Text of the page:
In Brianschool, the idea will be that what the children want to do, so long as it isn't criminally nasty, will be the starting-out axiom. Footballer? Fine. Pop star? Great, go to it. Which is why the thing will get very few customers to start with, or probably ever.

Posted by Brian Micklethwait at 01:45 PM
Category: Free market reforms
[0] [0]
January 30, 2003
Freedom of expression in British universities threatened

Just had an email from Junius:

I've just blogged about a matter that I think has potentially serious implications for freedom of expression in British universities.

Thank you Junius. His posting starts thus:

A report into Mona Baker's decision to sack Israelis from the editorial boards of journals she edits has recommended that British universities should take on extensive powers to regulate the external activities of their staff. As regular readers know, I thought Mona Baker's actions were wrong, repellent and stupid, but this rings alarm bells ...

I won't quote further. Go there to read more.

However, a more general point about BEdBlog. I am especially interested in focussing on British stories, and, more generally, and no disrespect to that fine country intended, non-USA stories. (You will note that my first Official Guest Writer – and isn't he doing well? – is a fellow Brit.) This is not me dissing the USA, merely a belief in the value of the division of labour. If I wanted to, I could keep this blog plenty full enough by doing nothing but piggy-back stories from the USA. Often I can't resist joining in on a USA story, and I'm certainly not saying that I'll never do that. But a better service to the blogosphere in general, and to the USA's edu-blogger's (and to their readers, linked to here), is to bring British stories to their attention, or, as in this case, help to do that by adding my voice to a hubbub someone else is busy creating. Presumably I wasn't the only person Junius emailed. If I was, all the more reason to respond here.

Besides which, Britain is where I live. I like the place. It's where I am being educated, and am educating from. Nothing wrong with being patriotic about your own little corner of the world. As I often say about another blog I also occasionally write for, Transport Blog: see the world in a grain of sand …

Posted by Brian Micklethwait at 01:49 PM
Category: This Blog
[0] [0]
January 29, 2003
Andrew Wood - Adam Smith - David Friedman

An email has flooded in, from Andrew Wood, which I assume he won't mind me reproducing.

Dear Brian,

I quite often read your blogs, and generally enjoy them.

Very sporting of you, my dear chap. I almost always enjoy your emails, so much so that I often read them.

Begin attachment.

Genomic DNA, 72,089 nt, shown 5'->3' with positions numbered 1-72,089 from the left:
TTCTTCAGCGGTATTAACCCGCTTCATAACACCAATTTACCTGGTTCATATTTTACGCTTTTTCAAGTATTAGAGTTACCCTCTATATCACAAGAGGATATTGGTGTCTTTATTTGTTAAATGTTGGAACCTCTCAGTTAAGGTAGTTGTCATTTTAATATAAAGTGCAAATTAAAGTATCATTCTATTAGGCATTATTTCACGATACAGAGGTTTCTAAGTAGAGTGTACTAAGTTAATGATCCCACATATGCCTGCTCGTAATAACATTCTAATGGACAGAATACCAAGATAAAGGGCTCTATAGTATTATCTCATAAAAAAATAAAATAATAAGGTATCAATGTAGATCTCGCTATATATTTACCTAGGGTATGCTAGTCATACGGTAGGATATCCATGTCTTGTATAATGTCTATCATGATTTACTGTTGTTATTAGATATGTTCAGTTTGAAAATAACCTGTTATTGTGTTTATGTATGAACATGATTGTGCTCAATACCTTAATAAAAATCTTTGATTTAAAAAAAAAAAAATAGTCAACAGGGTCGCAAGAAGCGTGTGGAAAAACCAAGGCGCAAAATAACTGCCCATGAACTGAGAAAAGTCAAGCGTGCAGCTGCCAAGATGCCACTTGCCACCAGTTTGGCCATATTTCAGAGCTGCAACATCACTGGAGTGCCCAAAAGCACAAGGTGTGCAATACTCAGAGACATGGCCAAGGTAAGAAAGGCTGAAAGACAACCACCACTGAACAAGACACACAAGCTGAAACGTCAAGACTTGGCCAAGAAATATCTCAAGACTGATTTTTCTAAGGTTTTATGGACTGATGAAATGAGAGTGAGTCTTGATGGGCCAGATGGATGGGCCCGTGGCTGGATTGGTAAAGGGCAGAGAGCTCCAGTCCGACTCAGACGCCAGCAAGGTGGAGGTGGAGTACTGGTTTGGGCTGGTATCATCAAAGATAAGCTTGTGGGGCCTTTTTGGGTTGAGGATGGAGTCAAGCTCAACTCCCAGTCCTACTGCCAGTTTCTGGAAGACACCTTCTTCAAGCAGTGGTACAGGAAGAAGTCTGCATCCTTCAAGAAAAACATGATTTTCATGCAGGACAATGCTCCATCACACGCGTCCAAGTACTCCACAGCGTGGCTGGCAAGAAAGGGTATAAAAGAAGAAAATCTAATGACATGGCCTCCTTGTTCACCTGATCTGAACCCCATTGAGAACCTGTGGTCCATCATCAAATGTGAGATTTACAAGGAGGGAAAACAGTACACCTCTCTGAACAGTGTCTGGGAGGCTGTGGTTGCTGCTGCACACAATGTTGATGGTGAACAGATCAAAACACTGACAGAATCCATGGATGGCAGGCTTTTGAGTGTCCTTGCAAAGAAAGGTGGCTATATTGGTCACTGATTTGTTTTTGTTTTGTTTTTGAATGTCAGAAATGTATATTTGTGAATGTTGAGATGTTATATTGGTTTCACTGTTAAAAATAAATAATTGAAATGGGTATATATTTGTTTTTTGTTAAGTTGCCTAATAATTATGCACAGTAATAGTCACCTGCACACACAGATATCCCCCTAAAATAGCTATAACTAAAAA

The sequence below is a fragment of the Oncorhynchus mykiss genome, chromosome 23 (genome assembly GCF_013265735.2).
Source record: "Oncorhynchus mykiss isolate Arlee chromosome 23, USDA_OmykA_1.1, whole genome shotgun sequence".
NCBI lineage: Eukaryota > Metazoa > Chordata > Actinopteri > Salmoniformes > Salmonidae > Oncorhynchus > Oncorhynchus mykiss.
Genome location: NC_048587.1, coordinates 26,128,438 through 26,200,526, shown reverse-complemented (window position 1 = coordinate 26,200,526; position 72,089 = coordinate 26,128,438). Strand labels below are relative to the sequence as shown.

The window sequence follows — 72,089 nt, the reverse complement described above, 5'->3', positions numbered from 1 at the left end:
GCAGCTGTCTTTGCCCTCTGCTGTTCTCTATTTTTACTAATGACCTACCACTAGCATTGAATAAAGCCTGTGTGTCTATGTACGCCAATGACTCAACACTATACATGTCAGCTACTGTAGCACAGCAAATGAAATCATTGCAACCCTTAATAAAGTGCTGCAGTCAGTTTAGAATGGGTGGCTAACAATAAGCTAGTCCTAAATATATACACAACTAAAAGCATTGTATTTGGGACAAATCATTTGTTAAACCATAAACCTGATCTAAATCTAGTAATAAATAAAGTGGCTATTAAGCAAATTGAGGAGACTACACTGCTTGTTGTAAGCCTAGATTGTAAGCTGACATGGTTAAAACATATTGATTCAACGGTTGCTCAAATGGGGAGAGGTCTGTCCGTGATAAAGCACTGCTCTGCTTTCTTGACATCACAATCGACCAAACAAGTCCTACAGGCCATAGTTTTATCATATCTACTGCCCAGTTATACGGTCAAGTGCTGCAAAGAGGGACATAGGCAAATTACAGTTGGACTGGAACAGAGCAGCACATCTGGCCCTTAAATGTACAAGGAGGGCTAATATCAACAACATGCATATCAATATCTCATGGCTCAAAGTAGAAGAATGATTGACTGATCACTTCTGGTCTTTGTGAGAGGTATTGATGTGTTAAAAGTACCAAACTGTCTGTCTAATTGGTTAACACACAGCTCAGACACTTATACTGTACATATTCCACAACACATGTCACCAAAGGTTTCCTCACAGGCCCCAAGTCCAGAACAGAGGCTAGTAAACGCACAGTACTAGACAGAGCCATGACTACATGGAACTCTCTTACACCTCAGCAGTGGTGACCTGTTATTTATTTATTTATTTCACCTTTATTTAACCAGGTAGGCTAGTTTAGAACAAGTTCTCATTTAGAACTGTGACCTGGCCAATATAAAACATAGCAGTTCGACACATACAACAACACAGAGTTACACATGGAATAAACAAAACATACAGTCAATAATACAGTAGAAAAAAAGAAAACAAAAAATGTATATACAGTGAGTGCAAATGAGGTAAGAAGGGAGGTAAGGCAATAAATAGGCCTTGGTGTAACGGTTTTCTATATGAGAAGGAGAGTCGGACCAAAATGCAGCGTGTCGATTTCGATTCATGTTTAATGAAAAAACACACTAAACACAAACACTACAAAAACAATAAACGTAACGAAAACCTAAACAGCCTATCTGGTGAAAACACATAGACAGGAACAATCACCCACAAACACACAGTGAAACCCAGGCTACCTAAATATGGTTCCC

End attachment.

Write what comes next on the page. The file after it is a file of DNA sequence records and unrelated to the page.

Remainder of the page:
I was interested to read this remark in your latest education blog: "At the beginning of his lecture, Green quoted Adam Smith in The Wealth of Nations in support of his support for the principle of state-funded education, and revealed a gaping hole in this alleged support which I didn't previously know about."

I wonder if anyone has drawn your attention to this essay by David (son of Milton) Friedman where he makes a similar remark.

Incidentally, Friedman says on his web page that he sends his children to a school where attendance at lessons is strictly voluntary and the children have a large say in how the school is run. I think it would be worth inviting him to write a piece for you about this school and how well he thinks it works. I'd certainly be interested to read it.

Best wishes,


Joking aside, thanks very much Andy. I'm terrible at acting on good suggestions like this, so don't hold your breath. I merely record here how extremely delighted I would be if David Friedman (whom I greatly admire and enjoy reading) were to hear by psychic emanation that such a piece of writing would be welcome, and were to supply such a piece. So, someone emanate him please.

Here's DF's first paragraph:

It is often said that Adam Smith, despite his general belief in Laissez-faire, made an exception for education. That is not entirely true. In the course of a lengthy and interesting discussion, Smith argues both that education is a legitimate government function, at least in some societies, and that it is a function which governments perform very badly. His conclusion is that while it is legitimate for government to subsidize education, it may be more prudent to leave education entirely private.